Love Is All

So what they’ve done is take their debut album, “Nine Times The Same Song”, and had an assembly of different folks re-work it. It’d be fascinating if you were deeply fond of the original but would annoy the tits off you at the same time.

Me, I’m not a fan of the original, though it’s oblique angles and variety-show approach to composition caught the eye (and ears) of plenty of people. The problem with remixes is it always ends up a hodge podge with too many moods. Every remixer (The Bees, The Maps, Hot Chip, etc) tries to put their own spin on things and outdo the potential competition. End result, a set of different moods that don’t congeal into an album. If you have a trainspotter mentality, it can be fun to compare different mixes and the effect on each track with reference to the work the remixers turn out with their own bands. But that’s for sitting studying sleeve notes and most of the time music is for feeling, breathing, sweating, laughing, eating and moving to, not studying.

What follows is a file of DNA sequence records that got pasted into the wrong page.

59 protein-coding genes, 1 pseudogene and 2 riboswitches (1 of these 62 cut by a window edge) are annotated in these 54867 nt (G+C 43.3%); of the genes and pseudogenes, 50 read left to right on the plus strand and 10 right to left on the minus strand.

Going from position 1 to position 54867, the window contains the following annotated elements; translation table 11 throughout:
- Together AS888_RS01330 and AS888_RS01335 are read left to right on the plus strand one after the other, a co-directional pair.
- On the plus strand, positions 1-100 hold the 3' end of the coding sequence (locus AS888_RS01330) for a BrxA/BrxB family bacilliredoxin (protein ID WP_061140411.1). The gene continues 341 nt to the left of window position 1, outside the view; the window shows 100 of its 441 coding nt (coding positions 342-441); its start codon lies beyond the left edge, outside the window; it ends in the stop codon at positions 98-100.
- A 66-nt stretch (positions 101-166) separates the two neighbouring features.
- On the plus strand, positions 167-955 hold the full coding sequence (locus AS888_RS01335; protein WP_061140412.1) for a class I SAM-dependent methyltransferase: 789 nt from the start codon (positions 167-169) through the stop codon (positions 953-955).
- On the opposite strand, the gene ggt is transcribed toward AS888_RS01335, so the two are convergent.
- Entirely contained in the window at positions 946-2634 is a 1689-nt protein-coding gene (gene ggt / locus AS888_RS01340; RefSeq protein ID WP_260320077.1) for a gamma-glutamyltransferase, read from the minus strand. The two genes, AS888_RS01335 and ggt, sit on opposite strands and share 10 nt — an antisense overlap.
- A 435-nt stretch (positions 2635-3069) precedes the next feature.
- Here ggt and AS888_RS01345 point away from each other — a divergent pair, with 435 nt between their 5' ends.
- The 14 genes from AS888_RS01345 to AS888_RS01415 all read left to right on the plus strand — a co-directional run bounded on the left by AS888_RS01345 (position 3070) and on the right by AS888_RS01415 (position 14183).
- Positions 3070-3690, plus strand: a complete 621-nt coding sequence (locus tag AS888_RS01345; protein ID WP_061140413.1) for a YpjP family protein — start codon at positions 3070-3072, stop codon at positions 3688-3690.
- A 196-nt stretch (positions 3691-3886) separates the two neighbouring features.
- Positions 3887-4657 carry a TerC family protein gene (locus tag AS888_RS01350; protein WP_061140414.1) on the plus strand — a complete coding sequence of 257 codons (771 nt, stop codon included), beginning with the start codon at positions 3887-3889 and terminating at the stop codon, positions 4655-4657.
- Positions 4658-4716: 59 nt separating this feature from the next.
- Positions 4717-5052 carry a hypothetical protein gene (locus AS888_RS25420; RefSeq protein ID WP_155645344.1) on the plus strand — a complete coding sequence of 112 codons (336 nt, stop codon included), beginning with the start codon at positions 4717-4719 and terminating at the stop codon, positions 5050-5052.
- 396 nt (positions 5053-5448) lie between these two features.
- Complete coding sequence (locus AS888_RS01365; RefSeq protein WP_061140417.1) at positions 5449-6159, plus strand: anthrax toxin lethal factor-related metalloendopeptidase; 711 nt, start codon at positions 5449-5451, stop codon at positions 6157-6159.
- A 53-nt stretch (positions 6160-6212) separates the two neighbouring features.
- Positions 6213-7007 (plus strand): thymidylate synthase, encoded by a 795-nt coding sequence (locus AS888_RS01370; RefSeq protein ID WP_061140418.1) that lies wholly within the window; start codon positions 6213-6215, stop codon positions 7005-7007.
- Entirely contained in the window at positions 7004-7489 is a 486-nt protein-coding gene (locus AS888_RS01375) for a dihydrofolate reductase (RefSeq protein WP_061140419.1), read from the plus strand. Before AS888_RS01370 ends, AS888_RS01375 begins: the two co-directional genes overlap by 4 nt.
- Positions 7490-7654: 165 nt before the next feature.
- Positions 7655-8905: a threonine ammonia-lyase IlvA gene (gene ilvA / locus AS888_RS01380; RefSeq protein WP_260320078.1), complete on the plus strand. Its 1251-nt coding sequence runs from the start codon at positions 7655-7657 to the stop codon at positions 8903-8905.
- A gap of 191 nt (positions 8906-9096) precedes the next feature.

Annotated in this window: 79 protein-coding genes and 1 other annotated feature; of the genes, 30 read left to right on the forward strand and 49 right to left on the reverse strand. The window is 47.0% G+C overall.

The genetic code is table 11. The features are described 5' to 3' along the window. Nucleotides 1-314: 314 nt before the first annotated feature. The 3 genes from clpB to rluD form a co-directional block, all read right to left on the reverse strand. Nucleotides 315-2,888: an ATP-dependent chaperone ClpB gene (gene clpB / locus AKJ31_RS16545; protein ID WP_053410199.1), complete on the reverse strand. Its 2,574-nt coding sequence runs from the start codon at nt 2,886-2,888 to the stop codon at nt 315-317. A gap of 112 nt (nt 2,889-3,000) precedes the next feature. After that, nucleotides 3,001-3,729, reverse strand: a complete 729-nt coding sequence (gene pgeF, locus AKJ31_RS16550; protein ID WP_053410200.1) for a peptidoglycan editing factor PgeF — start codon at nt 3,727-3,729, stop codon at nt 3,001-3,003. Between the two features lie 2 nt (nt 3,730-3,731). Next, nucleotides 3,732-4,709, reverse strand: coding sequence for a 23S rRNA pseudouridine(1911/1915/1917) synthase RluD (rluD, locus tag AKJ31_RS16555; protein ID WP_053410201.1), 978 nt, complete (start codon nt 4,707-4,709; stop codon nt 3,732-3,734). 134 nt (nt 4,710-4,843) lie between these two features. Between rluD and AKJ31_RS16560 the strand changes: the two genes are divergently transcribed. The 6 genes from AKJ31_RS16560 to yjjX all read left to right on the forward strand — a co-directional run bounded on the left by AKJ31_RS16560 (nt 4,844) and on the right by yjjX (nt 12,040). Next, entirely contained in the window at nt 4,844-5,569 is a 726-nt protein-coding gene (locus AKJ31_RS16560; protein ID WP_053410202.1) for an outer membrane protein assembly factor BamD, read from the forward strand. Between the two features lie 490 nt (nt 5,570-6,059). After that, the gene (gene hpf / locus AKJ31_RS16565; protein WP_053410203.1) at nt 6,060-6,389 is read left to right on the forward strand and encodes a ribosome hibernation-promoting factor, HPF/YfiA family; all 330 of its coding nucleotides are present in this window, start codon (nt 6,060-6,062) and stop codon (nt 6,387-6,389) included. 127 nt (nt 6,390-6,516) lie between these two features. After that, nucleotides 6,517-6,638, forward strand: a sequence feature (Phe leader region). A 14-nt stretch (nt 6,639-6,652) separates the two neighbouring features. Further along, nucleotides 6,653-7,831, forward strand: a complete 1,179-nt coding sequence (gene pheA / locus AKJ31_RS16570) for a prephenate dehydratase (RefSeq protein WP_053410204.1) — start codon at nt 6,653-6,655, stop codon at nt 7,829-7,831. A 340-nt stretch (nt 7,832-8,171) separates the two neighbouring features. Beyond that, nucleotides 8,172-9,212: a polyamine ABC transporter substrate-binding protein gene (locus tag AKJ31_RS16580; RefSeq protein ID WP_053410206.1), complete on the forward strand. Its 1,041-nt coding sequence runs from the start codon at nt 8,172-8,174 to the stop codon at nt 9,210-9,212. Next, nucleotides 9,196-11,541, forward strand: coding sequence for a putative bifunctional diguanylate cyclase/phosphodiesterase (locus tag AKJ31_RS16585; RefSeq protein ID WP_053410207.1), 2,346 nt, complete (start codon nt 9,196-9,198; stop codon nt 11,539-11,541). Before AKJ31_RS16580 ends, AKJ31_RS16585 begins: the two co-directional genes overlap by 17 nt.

Indie remixes are a bit sad, lacking the groove a tune made for dance will have. A band with one indie album would be better to be make some more songs than re-shuffle recent product.

Ross McGibbon